Who’s leading the way when it comes to cutting back on meat consumption? Women, Democrats, and non-white people—at least according to a Gallup poll released earlier this year. According to their survey, 23% of Americans are eating less meat, or report that they have reduced their meat consumption in the past year from when the poll was conducted. And when it comes to the fairer sex, women are about twice as likely as men to say they’re eating less meat, clocking in at 31% to 15%, respectively. Overall, it’s been estimated that 80% of vegans in the U.S. are women—that’s a whopping four out of five plant-based people you meet.

In light of the uptick of women making the plant-based plunge—which we can only assume is growing in the wake of the growing interest in a nutrient-dense, vegan lifestyle to support health in wake of the coronavirus pandemic—we asked experts to weigh in on the gender disparity, sharing both the good and the bad. Below, we dive into the main reasons more women than men might be #GoingVegan.

1. Women are nurturing by nature.

“Women in society are cast to be more nurturing and protectors, which also carries on to their nurturing and protective nature towards animals and the environment,” offers Bansari Acharya, MA, RD. “It is easier for a woman to show compassion towards animals and provide reasons to her friends, family, or society on why she became vegan as most people will be more accepting towards a woman becoming vegan than a man due to the role society plays in how we differently men and women are perceived.” Of course, this isn’t to say men aren’t compassionate people, simply that in mainstream culture, a woman may feel more comfortable publicly avowing her stance on animal cruelty and protecting our planet’s natural resources.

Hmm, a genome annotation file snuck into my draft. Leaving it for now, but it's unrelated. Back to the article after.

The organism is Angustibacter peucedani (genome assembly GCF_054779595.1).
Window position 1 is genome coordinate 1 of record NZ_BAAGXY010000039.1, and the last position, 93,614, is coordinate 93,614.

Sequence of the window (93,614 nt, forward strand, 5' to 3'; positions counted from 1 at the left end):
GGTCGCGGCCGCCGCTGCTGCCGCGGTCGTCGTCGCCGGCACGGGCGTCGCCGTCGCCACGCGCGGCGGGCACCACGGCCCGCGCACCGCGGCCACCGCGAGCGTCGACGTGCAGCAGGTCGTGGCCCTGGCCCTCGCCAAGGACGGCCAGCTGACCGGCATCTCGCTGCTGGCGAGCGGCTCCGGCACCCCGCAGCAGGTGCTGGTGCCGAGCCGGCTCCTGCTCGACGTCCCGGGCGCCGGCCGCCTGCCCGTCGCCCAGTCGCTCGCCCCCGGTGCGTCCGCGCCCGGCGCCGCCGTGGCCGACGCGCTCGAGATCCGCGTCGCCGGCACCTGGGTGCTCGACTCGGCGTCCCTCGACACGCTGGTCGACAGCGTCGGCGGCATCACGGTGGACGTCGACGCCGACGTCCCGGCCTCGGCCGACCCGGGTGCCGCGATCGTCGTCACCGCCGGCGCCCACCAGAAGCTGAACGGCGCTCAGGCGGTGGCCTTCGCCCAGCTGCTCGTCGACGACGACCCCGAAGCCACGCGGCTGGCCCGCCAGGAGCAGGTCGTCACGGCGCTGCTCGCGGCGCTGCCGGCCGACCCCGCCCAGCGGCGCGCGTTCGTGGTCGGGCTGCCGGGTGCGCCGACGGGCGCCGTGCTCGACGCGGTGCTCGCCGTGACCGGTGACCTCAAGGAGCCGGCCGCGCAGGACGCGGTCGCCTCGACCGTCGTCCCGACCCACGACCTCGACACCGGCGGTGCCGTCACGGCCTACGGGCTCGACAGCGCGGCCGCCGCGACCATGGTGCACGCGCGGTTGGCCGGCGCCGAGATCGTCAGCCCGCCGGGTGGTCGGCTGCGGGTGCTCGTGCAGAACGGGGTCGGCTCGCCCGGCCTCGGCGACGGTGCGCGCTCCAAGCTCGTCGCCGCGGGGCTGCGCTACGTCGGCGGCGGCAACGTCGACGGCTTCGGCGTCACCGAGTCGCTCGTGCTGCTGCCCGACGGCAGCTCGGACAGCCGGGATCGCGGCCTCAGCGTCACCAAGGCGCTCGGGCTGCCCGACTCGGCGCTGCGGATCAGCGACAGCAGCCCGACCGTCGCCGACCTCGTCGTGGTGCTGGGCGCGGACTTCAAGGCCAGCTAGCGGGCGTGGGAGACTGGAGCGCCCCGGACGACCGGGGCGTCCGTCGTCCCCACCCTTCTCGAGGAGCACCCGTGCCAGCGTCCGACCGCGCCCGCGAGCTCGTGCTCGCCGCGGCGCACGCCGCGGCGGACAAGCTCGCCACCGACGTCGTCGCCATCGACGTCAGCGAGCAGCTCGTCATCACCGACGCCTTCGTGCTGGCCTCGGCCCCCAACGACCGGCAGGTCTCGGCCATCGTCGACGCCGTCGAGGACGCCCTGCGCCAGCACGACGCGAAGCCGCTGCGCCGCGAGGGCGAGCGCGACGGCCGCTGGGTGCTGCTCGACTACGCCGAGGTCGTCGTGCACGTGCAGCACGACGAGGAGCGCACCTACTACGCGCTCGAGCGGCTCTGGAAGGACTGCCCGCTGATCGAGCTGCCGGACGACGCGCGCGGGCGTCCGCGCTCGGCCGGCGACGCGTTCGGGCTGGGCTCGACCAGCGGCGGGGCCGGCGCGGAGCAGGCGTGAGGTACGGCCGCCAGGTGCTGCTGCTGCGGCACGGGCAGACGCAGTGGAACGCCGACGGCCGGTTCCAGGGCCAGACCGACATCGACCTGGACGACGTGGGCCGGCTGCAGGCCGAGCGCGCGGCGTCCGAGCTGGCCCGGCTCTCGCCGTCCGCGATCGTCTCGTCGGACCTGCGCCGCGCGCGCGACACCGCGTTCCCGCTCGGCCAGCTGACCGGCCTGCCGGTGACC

2. Women may be more interested in self-improvement than men.

Women are more likely to undergo change processes in their lives, and this may result in more women than men applying that ethos (or feeling pressured) to their diet. Sabrina Romanoff, PsyD, A Harvard trained clinical psychologist currently working at Lenox Hill Hospital, Northwell Health, in New York City, weighs in: “Women are [more susceptible to embarking on journeys of change] and therefore inclined to change their diet because they are primed towards self-improvement processes in other domains of their lives.”